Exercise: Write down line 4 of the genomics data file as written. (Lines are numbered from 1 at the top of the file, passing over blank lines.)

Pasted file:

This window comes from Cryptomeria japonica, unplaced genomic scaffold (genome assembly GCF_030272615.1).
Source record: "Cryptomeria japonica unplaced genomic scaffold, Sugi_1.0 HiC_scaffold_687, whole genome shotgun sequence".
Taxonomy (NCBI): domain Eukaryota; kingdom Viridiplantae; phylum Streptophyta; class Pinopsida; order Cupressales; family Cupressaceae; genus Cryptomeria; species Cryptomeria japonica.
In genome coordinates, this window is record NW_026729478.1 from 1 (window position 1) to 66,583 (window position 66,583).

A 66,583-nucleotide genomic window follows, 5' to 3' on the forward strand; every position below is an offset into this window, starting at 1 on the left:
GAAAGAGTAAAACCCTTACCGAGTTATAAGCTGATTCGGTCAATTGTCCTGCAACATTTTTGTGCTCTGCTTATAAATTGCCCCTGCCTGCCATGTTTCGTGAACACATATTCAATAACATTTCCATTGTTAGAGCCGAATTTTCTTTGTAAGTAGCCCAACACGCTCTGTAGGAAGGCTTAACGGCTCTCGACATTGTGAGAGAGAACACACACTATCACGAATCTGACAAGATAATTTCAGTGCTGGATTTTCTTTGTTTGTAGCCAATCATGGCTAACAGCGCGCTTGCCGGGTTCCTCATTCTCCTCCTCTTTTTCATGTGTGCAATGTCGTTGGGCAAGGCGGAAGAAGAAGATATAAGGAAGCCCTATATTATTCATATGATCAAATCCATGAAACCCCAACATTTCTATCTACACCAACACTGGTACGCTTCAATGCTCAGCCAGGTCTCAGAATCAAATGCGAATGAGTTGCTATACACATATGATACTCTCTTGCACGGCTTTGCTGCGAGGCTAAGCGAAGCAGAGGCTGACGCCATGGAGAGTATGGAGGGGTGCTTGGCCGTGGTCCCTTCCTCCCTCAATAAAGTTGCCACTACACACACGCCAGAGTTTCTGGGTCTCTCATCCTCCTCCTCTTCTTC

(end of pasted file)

In genome coordinates, this window is record NW_026729478.1 from 1 (window position 1) to 66,583 (window position 66,583).